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Heck, I'm not even mad, that's amazing

In case you missed Friday night's wildly entertaining, exciting and ultimately infamous Mets-Yankees game, here are a few things you should know:

… Robinson Cano hit one over the ridiculously short porch in right center to open the scoring, but to be fair, it was a legit homer. More on this later …

… Joba Chamberlain only allowed one hit and two runs. Unfortunately, he also walked five, hit two, and lasted a mere four innings. Before the game, a buddy of mine was furious over the previous night's disaster in Boston, and sarcastically noted that at least the Yanks' eighth inning guy was resting up to throw five mediocre innings the next night. One short pal …

… Keith Hernandez was absolutely on fire, describing an ugly third inning by Joba as "like watching A ball." Later, after Gary Sheffield questioned a called strike on the inside corner, Hernandez said "That's the old Derek Jeter move, who never saw an inside fastball he didn't think was a ball" …

… Speaking of Sheff, he momentarily time-warped back to 2002, crushing a hanging curve from Brett Tomko for a three-run homer. It was one of those rising line drives hit so hard down the line it didn't have a chance to go foul. And Sheff wasn't even halfway to first by the time the camera cut back to him after it landed in the seats, clearly milking the moment …

… That homer gave us a great trivia question: name the four players who hit homers for the Yankees against the Mets AND for the Mets against the Yankees. Answer: Sheffield, Robin Ventura, Tony Clark, and Miguel Cairo (!) …

… Continuing a brutal week in the field, Nick Swisher Lupused a Carlos Beltran line drive that was the catalyst for a four-run rally …

… Trailing 6-3, Jeter hit a fly ball to right-center that probably traveled about 360 feet. But since this was at The Cathedral They Call Yankee Stadium (man I despise Michael Kay), the ball landed four rows deep. REALLY glad we didn't have to hear John Sterling give his "El Capitan!" …

… So with the Mets leading 6-4 in the sixth, Livan Hernandez ran out of gas. And naturally, with the tying runs on base, Jerry Manuel brought in Jon Switzer, who had been called up from triple-A about three hours earlier and was now making his debut. What Manuel did was put this kid in the best possible situation to succeed, only the exact opposite. In the coming years, I'm sure Switzer will be able to laugh about giving up a go-ahead three-run homer to Hideki Matsui, the first major league batter he ever faced. Just not now …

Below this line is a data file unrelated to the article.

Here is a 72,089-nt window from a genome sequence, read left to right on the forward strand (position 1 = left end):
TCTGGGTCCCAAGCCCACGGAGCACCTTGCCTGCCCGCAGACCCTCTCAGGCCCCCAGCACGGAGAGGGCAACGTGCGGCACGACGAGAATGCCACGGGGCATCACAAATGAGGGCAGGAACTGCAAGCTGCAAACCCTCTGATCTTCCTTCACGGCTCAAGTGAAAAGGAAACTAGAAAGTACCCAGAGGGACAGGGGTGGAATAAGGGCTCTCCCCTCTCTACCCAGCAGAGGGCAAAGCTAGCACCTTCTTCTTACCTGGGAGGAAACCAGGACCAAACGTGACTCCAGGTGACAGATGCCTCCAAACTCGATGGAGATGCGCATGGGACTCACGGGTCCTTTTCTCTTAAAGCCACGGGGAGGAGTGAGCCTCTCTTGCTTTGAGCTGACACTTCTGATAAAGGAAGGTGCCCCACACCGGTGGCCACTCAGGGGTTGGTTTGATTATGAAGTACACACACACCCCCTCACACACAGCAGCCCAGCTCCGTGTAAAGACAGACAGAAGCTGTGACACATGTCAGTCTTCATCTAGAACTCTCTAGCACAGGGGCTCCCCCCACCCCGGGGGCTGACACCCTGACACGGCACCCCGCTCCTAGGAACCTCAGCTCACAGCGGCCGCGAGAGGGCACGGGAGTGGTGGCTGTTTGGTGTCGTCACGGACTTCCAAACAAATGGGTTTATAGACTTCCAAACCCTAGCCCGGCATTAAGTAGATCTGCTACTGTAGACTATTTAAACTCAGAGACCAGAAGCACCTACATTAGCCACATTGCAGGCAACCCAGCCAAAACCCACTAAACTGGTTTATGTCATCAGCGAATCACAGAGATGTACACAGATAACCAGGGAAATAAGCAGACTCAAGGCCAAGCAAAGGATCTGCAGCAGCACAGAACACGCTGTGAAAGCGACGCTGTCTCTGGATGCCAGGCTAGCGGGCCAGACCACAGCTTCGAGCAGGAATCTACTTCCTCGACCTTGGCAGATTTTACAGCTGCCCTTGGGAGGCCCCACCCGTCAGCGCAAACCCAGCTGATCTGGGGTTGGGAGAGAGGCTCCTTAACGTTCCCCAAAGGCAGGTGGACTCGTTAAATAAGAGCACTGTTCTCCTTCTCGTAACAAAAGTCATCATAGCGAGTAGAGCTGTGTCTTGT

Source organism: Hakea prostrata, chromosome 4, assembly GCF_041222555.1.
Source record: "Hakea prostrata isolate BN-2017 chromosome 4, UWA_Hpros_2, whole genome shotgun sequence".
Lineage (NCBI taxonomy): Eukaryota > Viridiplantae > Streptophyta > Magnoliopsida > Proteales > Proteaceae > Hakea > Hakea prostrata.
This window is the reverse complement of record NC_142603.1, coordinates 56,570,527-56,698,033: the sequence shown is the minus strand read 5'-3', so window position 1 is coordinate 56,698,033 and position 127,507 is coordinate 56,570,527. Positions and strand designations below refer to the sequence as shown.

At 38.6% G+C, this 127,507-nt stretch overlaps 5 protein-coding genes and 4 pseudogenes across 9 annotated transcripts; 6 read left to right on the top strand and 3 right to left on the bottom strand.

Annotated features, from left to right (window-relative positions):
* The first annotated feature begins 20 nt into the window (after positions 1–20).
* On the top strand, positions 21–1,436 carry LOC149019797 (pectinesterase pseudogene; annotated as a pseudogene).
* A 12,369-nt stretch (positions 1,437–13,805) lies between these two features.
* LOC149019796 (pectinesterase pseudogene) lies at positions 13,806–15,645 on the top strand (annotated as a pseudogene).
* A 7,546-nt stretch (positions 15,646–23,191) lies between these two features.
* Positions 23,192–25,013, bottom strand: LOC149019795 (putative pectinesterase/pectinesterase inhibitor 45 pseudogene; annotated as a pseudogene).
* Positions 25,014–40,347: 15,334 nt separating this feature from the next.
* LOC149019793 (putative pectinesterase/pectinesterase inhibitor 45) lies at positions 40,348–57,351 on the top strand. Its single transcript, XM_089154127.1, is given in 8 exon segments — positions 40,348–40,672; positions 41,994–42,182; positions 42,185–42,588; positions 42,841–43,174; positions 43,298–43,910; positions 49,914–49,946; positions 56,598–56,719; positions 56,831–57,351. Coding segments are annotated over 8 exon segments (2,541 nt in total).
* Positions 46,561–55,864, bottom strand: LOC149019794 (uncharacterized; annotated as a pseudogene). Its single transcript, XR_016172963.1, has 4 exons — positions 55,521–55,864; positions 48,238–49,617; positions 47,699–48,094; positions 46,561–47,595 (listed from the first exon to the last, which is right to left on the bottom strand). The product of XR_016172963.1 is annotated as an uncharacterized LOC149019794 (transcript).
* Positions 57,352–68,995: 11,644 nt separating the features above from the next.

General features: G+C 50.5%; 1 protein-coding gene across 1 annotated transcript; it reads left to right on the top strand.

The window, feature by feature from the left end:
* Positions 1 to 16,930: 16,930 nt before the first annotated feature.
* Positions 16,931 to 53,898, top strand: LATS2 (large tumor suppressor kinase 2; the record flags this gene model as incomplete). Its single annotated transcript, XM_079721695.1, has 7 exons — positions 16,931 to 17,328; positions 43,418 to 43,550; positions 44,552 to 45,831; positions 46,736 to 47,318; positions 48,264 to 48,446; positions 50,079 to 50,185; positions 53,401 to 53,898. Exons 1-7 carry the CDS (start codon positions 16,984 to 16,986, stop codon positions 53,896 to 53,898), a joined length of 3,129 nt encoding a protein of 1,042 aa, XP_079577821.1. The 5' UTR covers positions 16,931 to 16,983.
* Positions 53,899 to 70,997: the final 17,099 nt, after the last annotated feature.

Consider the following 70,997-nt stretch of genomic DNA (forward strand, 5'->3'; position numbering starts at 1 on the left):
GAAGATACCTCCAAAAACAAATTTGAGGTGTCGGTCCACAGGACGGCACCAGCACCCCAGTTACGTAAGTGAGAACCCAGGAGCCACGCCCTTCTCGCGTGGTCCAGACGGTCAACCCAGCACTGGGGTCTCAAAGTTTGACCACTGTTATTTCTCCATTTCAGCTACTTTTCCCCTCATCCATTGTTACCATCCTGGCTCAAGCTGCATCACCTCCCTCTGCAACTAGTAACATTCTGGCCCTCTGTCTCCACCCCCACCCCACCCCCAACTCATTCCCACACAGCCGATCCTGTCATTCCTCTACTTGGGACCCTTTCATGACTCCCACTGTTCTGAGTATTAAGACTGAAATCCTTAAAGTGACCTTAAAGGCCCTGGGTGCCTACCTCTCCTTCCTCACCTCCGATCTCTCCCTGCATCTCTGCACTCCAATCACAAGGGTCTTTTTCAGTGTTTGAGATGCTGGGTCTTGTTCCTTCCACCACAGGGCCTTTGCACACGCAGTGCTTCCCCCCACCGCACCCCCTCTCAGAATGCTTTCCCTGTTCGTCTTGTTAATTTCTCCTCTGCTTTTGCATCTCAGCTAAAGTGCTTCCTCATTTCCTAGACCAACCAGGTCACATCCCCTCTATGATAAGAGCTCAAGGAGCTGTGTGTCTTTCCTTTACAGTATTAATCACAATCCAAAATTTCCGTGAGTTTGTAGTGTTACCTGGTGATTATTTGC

… Because their best setup guy had just thrown four mediocre innings a couple hours earlier, Joe Girardi brought in Mariano Rivera with two outs in the eighth to face Beltran. Incredibly, Rivera walked only his third batter of the year. Then, with Beltran running, David Wright ripped an opposite field double that put the Mets in front. See, Mike Francesa, he is clutch …

… Now it's the bottom of the ninth, Francisco Rodriguez is on the mound, and he has not blown a save yet this year. Of course, Mets fans are terrified and assume that number one is about to happen, because they're getting flashbacks to all those closers who blew games against the Yanks: Armando Benitez (at least three, including Game 1 in the 2000 World Series), John Franco (just threw up in my mouth), Billy Wagner (four run lead in 2006!), and Braden Looper (I'm assuming) …

… Brett Gardner popped up to lead off, and Omir Santos caught it. This seemed like a mundane feat at the time. Then Jeter singled up the middle, and Johnny Damon pinch hit for Swisher. On a 3-2 count, K-Rod threw a hellacious changeup that Damon swung through, but Jeter stole second on the play. K-Rod wisely unintentionally intentionally walked Mark Teixeira (who hit one in the third that probably still hasn't landed yet) and now Alex Rodriguez is up. And I'm only worried because K-Rod likes to throws a ton of curveballs, and A-Rod probably has a better chance of hitting that than his fastball …

… And A-Rod pops up a 94 mph fastball on a 3-1 count! Luis Castillo is under it! No, wait, he's drifting. And drifting. And drifting. And just when he appears to be under it, he uses ONE HAND to try and catch it. The ball pops out. Castillo stumbles to the ground. Then, almost as egregiously as muffing the pop-up, HE THROWS TO SECOND BASE! WHY?? Teixeira, who clearly hustled the entire way, scored behind Jeter for the winning run. 9-8 Yanks. K-Rod gets credited with a blown save and a loss. Castillo really wishes he were somewhere else, and frankly, so do Mets fans. Like, for good …

… Some beautiful replays: A-Rod, slamming the bat down, looking crushed as he jogs to first, then eyes bulging as he sees the drop and realizes he should start running hard, then shocked elation, probably more so because he won't have to deal with everyone calling him a choker than the fact his team just won; Manuel, poker-faced as the ball is hit into the air, and Sandy Alomar slides into the shot next to him, ready for the postgame handshake, only to mouth a stunned "Oh s***" as he sees the disaster that unfolds; and poor K-Rod, who simply put his hands on his head in disbelief. Welcome to the Mets, Frankie! …

… Strange as it sounds, the ending to the game was so absurd, I'm not as upset as you'd think a Mets fan might be (can't speak for everyone, of course), and this one will probably sting a lot more when they're a game out in September and you think back to all those ones that got away. But right now, for me, it's like that Ron Burgundy line: "You pooped in the refrigerator? And you ate an entire wheel of cheese? How'd you do that? Heck, I'm not even mad. That's amazing."